Trans identity no longer a ‘disorder’ in influential psychiatric diagnosis manual

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Humiliating. Dishonest. Stigmatizing. These are just some of the words I’ve heard used to describe the practice of forcing trans people to receive a diagnosis of “gender identity disorder” before they can gain access to certain trans-related medical care, procedures, and treatments, or even before they can legally transition.

That’s why I’m optimistic about the latest move by the American Psychiatric Association to drop “gender identity disorder” from the new diagnosis manual in favor of “gender dysphoria”. The new term is apparently meant to indicate “emotional distress over one’s gender” rather than confusion or disturbance. The term “Asperger’s syndrome” was also dropped.

This is an important victory for trans activists, not only symbolically but logistically. The term has long been used to blame and stigmatize those with a diagnosis, even as many systems were set up to require a diagnosis for crucial treatment. You may remember that Sgt Bradley Manning’s diagnosis was used against her  during her trial, and she was forced to endure charges that gender identity disorder made her “mentally unstable” and led to leaking classified information.

Many are celebrating this as a victory on par with the moment that “homosexual” from the DSM. While I agree that it’s a step forward, I echo the concerns of many activists who believe that requiring any psychiatric diagnosis before granting access to certain medical care for trans folk is a backwards way of looking at the issue that stigmatizes trans people and unnecessarily classifies them as “sick” or problematic.  While I understand the point of view of those who want to keep the diagnosis structure to ensure medical access to transition for trans people, I feel like dropping the hugely stigmatizing term “disorder” is a step in the right direction and hopeful that this latest move will ultimately prove to be part of a sea change in transgender rights that will make the world a more just and humane place for everyone.

Brooklyn, NY

Lori Adelman is Executive Director of Partnerships at Feministing, where she enjoys creating and curating content on gender, race, class, technology, and the media. Lori is also an advocacy and communications professional specializing in sexual and reproductive rights and health, and currently works in the Global Division of Planned Parenthood Federation of America. A graduate of Harvard University, she lives in Brooklyn.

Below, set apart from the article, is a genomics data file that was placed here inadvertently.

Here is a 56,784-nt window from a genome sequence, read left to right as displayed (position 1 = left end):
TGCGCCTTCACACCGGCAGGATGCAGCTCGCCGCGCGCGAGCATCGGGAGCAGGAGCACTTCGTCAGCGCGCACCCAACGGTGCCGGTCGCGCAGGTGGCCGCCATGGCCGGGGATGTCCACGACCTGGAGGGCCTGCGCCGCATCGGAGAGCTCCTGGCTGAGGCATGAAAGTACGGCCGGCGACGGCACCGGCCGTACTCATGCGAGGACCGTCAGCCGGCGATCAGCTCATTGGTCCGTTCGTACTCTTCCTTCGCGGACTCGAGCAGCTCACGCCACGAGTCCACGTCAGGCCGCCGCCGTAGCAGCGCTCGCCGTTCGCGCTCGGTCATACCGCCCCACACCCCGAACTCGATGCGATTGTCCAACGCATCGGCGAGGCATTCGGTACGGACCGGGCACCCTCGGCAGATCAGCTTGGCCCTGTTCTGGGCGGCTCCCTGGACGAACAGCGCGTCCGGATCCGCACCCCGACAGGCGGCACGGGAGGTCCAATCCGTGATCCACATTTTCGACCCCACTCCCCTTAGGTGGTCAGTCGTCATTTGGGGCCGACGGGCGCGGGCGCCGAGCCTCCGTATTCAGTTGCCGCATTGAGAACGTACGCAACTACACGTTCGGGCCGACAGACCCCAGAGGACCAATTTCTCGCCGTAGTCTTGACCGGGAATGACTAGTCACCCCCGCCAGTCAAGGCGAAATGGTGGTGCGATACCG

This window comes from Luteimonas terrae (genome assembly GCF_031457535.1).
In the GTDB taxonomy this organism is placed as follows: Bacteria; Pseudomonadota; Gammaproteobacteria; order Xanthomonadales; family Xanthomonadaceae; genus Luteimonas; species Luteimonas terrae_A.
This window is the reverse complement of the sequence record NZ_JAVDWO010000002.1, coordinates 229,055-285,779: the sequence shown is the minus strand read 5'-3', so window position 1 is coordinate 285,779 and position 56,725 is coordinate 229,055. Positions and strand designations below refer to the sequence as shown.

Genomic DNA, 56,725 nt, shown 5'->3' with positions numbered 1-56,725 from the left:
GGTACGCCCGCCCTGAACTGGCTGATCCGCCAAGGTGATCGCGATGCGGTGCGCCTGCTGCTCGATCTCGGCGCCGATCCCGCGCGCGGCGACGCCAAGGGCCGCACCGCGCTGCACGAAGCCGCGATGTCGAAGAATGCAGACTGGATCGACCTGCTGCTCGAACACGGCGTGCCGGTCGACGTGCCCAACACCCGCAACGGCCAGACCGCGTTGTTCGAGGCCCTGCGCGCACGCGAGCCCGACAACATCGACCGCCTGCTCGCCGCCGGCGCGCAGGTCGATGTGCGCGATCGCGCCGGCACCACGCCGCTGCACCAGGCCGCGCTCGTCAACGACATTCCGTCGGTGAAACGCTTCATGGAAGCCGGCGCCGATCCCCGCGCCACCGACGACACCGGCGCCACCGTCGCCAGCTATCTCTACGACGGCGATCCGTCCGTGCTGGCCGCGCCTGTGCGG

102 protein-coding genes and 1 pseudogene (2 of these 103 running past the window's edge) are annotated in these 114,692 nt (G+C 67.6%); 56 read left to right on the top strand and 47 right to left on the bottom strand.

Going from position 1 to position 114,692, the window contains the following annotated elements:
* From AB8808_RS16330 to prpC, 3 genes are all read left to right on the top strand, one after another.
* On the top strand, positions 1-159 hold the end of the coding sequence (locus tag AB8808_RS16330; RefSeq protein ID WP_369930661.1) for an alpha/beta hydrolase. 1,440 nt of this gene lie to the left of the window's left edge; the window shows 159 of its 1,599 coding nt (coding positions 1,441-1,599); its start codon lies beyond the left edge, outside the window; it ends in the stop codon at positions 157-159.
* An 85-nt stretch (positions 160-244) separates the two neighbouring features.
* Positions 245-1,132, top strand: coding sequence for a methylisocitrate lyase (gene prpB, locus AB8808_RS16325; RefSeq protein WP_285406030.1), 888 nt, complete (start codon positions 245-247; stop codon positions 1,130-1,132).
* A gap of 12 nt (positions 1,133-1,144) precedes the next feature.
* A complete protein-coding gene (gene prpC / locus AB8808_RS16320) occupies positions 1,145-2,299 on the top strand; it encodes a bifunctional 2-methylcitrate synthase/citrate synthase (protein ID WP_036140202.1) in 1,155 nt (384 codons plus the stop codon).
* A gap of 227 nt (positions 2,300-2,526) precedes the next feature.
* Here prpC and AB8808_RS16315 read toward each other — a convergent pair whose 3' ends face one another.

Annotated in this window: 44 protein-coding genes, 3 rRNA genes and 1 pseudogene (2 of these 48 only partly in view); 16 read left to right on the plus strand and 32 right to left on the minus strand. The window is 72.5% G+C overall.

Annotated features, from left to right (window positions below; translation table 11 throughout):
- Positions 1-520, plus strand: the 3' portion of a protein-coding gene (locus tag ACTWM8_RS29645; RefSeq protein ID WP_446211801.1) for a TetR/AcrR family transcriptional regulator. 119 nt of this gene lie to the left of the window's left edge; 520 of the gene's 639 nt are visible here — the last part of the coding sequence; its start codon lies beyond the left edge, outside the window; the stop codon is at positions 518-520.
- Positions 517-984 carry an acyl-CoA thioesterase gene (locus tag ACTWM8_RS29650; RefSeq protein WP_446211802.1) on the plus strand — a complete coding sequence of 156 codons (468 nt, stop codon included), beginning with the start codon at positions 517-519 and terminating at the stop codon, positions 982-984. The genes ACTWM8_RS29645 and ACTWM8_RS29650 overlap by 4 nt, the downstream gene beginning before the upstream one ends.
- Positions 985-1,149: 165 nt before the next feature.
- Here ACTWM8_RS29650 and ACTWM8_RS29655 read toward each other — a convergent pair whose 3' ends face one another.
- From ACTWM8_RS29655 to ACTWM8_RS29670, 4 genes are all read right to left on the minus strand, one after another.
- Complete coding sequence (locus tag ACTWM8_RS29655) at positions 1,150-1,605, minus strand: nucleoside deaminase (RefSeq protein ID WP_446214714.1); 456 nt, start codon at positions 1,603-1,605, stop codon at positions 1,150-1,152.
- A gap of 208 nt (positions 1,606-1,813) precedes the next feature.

Lori Adelman is an Executive Director of Feministing in charge of Partnerships.

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  • rhian

    Sadly I think if the diagnosis is removed altogether, then the already limited insurance coverage for transition-related care will become outright nonexistent. I can only see two ways out: 1) this care becomes classified as preventive care that does not require an existing diagnosis, like contraception or cancer screening or 2) we have a real overhaul of our healthcare system that no longer requires every service provided to be justified to an insurance company. But yes, this is an important step.

  • daria

    this is a step forward but having it in the DSM is still stigmatising and hopefully it will go the way of the homosexuality entry. and none of the ASDs are going to be dropped- they’re going to be merged under one diagnosis, including asperger disorder.

  • Tae Phoenix

    I don’t think that being trans is a mental illness, and it shouldn’t be classified as such.

    That said, a lot of conditions in the DSM are perfectly healthy responses to trauma. It’s reasonable to suggest that the stressors and trauma associated with being assigned the wrong gender at birth (let alone being discriminated against the way trans people are in our culture) would give even the most mentally stable person a good chance of developing a mood disorder like depression or PTSD.

    So perhaps rather than creating a special disorder for trans people in the DSM, the health care community could treat transition care as a preventative measure for conditions that could result from not receiving that care. Transition care could be looked at much the same way as we look at offering reconstruction surgery for breast cancer patients after a mastectomy. In both cases we are preventing mental trauma by using medical science to make people physically whole and treat them with dignity.

    A side note: nothing in the DSM should be stigmatized any more than cancer is stigmatized. Mental illness is nothing to be ashamed of.

  • Molly Rothschild

    This is a good step forward, but when will it become normalized for the media to treat gender issues in the same way?
    check out this petition to take a stand